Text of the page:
I also started getting invited to speak at smaller events around the country, by state and local bar associations.

The ABA asked me to write some books about using technology in a law practice.  And  I was asked to appear on various legal podcasts as well.

And as a result of this kind of attention, I started getting hired by lawyers and law firms to consult with them about how they could better leverage technology.

My New Mission

As I got better at marketing my seminars I began attracting lawyers from all around the country to fly into New Orleans to attend. This was exhilarating, to say the least.

The attendees loved the seminars, and they told me how much it helped them improve their practices. But I could see that some of the attendees were still struggling. After all, you can only learn so much in two days, and then when you go back to your busy practice things just fall by the wayside.

So I created an online course, which I called LawFirm Autopilot. I first made it available to folks who came to the live event as supplemental training. But then other lawyers asked if they could get the online course because they weren’t able to come to the live events. And so I made it available to everyone.

The online course has done great, and almost 300 lawyers have now taken advantage of it to help them improve their practices. They’ve given me glowing compliments on the course, which is nice.

And yet there were some lawyers who couldn’t get the full traction they needed from just the online course. They needed ongoing guidance. They needed someone to help them stay on track week-by-week, to overcome the inevitable challenges that surfaced.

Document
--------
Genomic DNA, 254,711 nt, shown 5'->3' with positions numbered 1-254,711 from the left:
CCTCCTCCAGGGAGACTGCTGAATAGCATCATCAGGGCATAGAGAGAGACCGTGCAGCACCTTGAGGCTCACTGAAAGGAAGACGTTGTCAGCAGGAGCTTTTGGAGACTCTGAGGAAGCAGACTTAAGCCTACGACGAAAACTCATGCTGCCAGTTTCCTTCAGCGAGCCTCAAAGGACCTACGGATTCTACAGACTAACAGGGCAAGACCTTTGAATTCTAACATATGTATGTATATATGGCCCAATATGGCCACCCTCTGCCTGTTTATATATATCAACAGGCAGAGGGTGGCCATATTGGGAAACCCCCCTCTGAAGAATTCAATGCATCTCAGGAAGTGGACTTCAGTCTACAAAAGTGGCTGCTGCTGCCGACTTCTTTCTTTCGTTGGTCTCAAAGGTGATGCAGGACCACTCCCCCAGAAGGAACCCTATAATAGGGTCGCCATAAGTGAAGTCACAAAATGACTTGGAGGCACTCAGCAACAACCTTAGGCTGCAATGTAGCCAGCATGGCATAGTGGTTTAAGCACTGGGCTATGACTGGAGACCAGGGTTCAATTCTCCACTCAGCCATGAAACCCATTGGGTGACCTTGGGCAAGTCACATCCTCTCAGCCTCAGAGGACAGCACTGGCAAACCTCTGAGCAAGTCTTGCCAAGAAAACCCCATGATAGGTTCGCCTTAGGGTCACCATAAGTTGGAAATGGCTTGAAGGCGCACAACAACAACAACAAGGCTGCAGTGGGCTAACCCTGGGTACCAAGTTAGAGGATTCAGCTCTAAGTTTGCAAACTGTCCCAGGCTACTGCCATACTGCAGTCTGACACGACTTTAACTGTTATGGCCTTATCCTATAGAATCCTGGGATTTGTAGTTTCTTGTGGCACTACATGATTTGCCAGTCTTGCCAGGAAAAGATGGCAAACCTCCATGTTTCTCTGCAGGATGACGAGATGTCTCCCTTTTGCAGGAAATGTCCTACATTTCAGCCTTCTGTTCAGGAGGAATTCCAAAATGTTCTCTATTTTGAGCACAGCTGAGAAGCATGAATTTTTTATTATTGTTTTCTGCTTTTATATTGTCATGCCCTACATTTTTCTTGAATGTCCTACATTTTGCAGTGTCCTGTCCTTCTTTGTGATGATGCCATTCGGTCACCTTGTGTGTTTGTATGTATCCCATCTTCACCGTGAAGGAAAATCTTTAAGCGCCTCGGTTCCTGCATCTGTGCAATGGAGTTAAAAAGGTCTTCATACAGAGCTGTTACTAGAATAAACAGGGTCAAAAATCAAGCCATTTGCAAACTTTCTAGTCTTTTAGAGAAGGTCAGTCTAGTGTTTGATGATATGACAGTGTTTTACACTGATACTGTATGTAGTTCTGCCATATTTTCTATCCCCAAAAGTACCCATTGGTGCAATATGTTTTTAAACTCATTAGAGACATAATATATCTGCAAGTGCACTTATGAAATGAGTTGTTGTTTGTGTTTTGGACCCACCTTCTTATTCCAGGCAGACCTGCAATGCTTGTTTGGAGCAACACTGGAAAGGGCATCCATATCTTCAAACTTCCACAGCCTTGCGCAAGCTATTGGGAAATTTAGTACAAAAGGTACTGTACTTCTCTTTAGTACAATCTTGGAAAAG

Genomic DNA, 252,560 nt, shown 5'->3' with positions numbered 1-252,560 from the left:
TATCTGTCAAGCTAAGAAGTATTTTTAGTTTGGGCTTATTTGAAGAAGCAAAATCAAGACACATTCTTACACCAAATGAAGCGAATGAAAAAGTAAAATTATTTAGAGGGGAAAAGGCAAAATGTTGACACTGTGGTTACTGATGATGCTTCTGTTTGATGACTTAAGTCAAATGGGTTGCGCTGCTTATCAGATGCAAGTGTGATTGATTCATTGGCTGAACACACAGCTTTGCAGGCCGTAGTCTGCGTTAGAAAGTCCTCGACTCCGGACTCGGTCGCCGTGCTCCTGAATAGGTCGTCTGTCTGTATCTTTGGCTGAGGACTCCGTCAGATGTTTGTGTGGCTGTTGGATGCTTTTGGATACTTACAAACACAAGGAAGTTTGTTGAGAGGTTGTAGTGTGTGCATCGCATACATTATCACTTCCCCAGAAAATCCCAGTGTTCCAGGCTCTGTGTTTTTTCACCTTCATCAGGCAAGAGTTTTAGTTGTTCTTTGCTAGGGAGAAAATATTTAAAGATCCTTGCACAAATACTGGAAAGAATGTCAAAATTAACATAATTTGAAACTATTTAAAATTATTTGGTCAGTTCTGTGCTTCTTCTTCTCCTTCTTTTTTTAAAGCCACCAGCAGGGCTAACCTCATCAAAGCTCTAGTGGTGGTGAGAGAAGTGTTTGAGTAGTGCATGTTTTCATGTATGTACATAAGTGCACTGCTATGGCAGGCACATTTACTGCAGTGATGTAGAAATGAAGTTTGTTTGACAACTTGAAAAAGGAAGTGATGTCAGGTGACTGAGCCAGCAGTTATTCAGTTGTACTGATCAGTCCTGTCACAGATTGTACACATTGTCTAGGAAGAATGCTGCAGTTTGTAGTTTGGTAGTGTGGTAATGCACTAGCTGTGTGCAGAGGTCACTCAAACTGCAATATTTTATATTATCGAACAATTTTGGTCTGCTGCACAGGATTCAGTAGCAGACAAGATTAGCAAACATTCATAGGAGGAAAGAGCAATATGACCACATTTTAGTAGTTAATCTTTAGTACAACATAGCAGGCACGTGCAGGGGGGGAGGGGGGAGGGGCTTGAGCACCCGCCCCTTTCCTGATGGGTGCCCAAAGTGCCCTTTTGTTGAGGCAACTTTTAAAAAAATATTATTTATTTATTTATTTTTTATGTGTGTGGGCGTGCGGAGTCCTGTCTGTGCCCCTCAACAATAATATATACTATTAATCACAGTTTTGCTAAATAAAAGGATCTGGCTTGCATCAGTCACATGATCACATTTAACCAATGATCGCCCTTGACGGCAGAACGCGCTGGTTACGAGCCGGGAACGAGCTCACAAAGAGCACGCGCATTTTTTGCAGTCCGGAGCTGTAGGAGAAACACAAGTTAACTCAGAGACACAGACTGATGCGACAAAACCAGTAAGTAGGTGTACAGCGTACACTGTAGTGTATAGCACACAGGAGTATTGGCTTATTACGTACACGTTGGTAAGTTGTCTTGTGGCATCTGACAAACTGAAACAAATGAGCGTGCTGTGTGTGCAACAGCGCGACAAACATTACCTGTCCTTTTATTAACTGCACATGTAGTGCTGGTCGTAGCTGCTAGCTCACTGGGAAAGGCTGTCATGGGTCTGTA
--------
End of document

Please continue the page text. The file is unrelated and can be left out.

So I created a monthly membership program called LawFirm Co-Pilot, which provides ongoing guidance. Both from me and other helpful consultants that I know well and trust completely.

The Co-Pilot program has been running for over a year. And lawyers who’ve joined love it even more than the online course. Which of course has been exciting and very rewarding.

So that’s how I connected the dots, and figured out the best way to help solo and small firm lawyers. Not just with technology, but with all of the key areas that have a big impact on improving a law practice (especially marketing).

So how about you? Are you looking to take your practice to the next level like Patrick Slaughter was when I first met him?

If you’re serious about improving your practice then I can help you like I’ve helped Patrick and hundreds of other solo and small firm lawyers. To find out how…

CLICK HERE to schedule a free 15-minute strategy call with me.

I look forward to hearing from you!

~Ernie

Book Publications

I’ve  written two books that have been published by the American Bar Association:

I self-published an e-book to show lawyers how to harness the power of PDFs in their daily law practice:

And I was commissioned by Nuance to write a book about their PDF software:

Want me to speak at your event?

Click here to learn more about my speaking engagements.